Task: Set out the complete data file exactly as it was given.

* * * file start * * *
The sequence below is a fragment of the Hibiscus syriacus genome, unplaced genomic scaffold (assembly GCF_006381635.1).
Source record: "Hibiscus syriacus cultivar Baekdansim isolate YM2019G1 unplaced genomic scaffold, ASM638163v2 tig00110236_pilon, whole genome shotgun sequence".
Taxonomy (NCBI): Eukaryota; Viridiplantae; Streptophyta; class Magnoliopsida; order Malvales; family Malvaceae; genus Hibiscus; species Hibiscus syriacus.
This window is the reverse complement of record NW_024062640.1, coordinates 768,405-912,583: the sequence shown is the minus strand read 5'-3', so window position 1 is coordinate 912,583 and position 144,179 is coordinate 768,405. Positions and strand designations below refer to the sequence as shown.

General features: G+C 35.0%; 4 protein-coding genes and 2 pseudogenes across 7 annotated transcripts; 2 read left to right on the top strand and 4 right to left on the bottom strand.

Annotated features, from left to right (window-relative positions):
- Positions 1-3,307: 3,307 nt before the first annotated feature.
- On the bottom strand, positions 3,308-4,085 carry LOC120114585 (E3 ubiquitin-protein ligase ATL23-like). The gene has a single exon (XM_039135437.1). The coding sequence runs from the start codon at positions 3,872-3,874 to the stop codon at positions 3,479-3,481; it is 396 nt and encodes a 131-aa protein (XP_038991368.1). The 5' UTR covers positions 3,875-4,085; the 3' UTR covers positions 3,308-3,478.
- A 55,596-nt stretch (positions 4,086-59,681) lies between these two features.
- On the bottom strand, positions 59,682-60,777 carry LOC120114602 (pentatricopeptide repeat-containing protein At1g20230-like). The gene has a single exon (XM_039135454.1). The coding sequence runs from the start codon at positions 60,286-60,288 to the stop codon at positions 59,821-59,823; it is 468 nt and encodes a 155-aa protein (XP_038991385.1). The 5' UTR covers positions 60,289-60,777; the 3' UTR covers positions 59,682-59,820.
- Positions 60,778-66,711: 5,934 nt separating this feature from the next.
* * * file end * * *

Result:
The sequence below is a fragment of the Hibiscus syriacus genome, unplaced genomic scaffold (assembly GCF_006381635.1).
Source record: "Hibiscus syriacus cultivar Baekdansim isolate YM2019G1 unplaced genomic scaffold, ASM638163v2 tig00110236_pilon, whole genome shotgun sequence".
Taxonomy (NCBI): Eukaryota; Viridiplantae; Streptophyta; class Magnoliopsida; order Malvales; family Malvaceae; genus Hibiscus; species Hibiscus syriacus.
This window is the reverse complement of record NW_024062640.1, coordinates 768,405-912,583: the sequence shown is the minus strand read 5'-3', so window position 1 is coordinate 912,583 and position 144,179 is coordinate 768,405. Positions and strand designations below refer to the sequence as shown.

General features: G+C 35.0%; 4 protein-coding genes and 2 pseudogenes across 7 annotated transcripts; 2 read left to right on the top strand and 4 right to left on the bottom strand.

Annotated features, from left to right (window-relative positions):
- Positions 1-3,307: 3,307 nt before the first annotated feature.
- On the bottom strand, positions 3,308-4,085 carry LOC120114585 (E3 ubiquitin-protein ligase ATL23-like). The gene has a single exon (XM_039135437.1). The coding sequence runs from the start codon at positions 3,872-3,874 to the stop codon at positions 3,479-3,481; it is 396 nt and encodes a 131-aa protein (XP_038991368.1). The 5' UTR covers positions 3,875-4,085; the 3' UTR covers positions 3,308-3,478.
- A 55,596-nt stretch (positions 4,086-59,681) lies between these two features.
- On the bottom strand, positions 59,682-60,777 carry LOC120114602 (pentatricopeptide repeat-containing protein At1g20230-like). The gene has a single exon (XM_039135454.1). The coding sequence runs from the start codon at positions 60,286-60,288 to the stop codon at positions 59,821-59,823; it is 468 nt and encodes a 155-aa protein (XP_038991385.1). The 5' UTR covers positions 60,289-60,777; the 3' UTR covers positions 59,682-59,820.
- Positions 60,778-66,711: 5,934 nt separating this feature from the next.